I'm looking for a few good tutorials to get me started in demo coding. I have some background in CG but it's all rather theoretical.

There are many regular 3D programming tutorials, but I'm especially looking for some old school 2D stuff.

# Demo (FX) Coding Tutorials

demoscenelanguage-agnostic

#### Related Solutions

The Monte Carlo method, as mentioned, applies some great concepts but it is, clearly, not the fastest, not by a long shot, not by any reasonable measure. Also, it all depends on what kind of accuracy you are looking for. The fastest π I know of is the one with the digits hard coded. Looking at Pi and Pi[PDF], there are a lot of formulae.

Here is a method that converges quickly — about 14 digits per iteration. PiFast, the current fastest application, uses this formula with the FFT. I'll just write the formula, since the code is straightforward. This formula was almost found by Ramanujan and discovered by Chudnovsky. It is actually how he calculated several billion digits of the number — so it isn't a method to disregard. The formula will overflow quickly and, since we are dividing factorials, it would be advantageous then to delay such calculations to remove terms.

where,

Below is the Brent–Salamin algorithm. Wikipedia mentions that when **a** and **b** are "close enough" then **(a + b)² / 4t** will be an approximation of π. I'm not sure what "close enough" means, but from my tests, one iteration got 2 digits, two got 7, and three had 15, of course this is with doubles, so it might have an error based on its representation and the *true* calculation could be more accurate.

```
let pi_2 iters =
let rec loop_ a b t p i =
if i = 0 then a,b,t,p
else
let a_n = (a +. b) /. 2.0
and b_n = sqrt (a*.b)
and p_n = 2.0 *. p in
let t_n = t -. (p *. (a -. a_n) *. (a -. a_n)) in
loop_ a_n b_n t_n p_n (i - 1)
in
let a,b,t,p = loop_ (1.0) (1.0 /. (sqrt 2.0)) (1.0/.4.0) (1.0) iters in
(a +. b) *. (a +. b) /. (4.0 *. t)
```

Lastly, how about some pi golf (800 digits)? 160 characters!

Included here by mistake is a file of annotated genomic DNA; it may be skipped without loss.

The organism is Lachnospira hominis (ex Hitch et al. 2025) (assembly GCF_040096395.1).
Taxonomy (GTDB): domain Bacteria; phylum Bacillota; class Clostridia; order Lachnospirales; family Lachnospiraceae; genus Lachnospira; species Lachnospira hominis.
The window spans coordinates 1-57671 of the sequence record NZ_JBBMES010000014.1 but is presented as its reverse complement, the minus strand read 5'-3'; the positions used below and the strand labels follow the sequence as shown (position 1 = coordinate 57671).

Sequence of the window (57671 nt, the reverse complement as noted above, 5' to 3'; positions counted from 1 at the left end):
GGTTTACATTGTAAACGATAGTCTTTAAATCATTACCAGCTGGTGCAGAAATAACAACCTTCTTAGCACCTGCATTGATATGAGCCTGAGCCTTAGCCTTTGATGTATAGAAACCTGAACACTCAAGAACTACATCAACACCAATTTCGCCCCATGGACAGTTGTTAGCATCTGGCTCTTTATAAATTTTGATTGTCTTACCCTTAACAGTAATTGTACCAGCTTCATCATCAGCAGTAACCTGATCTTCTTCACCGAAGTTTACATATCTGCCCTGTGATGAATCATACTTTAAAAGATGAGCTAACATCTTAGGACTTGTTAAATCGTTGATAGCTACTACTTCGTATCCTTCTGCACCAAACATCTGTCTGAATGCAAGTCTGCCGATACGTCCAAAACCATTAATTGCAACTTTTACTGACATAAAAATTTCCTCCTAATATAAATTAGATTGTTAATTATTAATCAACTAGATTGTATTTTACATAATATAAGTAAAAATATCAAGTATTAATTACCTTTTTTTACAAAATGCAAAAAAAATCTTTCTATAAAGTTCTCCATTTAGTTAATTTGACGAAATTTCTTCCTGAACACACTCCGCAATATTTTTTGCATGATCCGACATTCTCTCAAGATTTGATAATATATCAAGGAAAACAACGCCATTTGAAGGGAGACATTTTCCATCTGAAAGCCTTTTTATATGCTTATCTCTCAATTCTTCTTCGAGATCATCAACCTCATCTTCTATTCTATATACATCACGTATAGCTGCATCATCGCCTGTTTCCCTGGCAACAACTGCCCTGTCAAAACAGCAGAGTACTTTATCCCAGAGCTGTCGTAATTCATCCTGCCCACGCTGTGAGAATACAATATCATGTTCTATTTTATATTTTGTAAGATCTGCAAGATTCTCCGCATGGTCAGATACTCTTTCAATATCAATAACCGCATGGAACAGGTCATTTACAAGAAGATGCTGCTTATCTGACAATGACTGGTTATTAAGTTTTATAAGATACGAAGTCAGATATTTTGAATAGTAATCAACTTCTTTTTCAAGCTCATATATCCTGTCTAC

```
int a=10000,b,c=2800,d,e,f[2801],g;main(){for(;b-c;)f[b++]=a/5;for(;d=0,g=c*2;c-=14,printf("%.4d",e+d/a),e=d%a)for(b=c;d+=f[b]*a,f[b]=d%--g,d/=g--,--b;d*=b);}
```

Here's how we do it. Note that there are probably more edge conditions than you realize at first glance.

This is the second version, unrolled for 5x more performance (and yes, I benchmarked it). I figured I'd optimize it because this function can be called hundreds of times per page.

```
/// <summary>
/// Produces optional, URL-friendly version of a title, "like-this-one".
/// hand-tuned for speed, reflects performance refactoring contributed
/// by John Gietzen (user otac0n)
/// </summary>
public static string URLFriendly(string title)
{
if (title == null) return "";
const int maxlen = 80;
int len = title.Length;
bool prevdash = false;
var sb = new StringBuilder(len);
char c;
for (int i = 0; i < len; i++)
{
c = title[i];
if ((c >= 'a' && c <= 'z') || (c >= '0' && c <= '9'))
{
sb.Append(c);
prevdash = false;
}
else if (c >= 'A' && c <= 'Z')
{
// tricky way to convert to lowercase
sb.Append((char)(c | 32));
prevdash = false;
}
else if (c == ' ' || c == ',' || c == '.' || c == '/' ||
c == '\\' || c == '-' || c == '_' || c == '=')
{
if (!prevdash && sb.Length > 0)
{
sb.Append('-');
prevdash = true;
}
}
else if ((int)c >= 128)
{
int prevlen = sb.Length;
sb.Append(RemapInternationalCharToAscii(c));
if (prevlen != sb.Length) prevdash = false;
}
if (i == maxlen) break;
}
if (prevdash)
return sb.ToString().Substring(0, sb.Length - 1);
else
return sb.ToString();
}
```

To see the previous version of the code this replaced (but is functionally equivalent to, and 5x faster), view revision history of this post (click the date link).

Also, the `RemapInternationalCharToAscii`

method source code can be found here.

## Best Solution

There are some good demo coding examples in the demoscene magazine Hugi issues.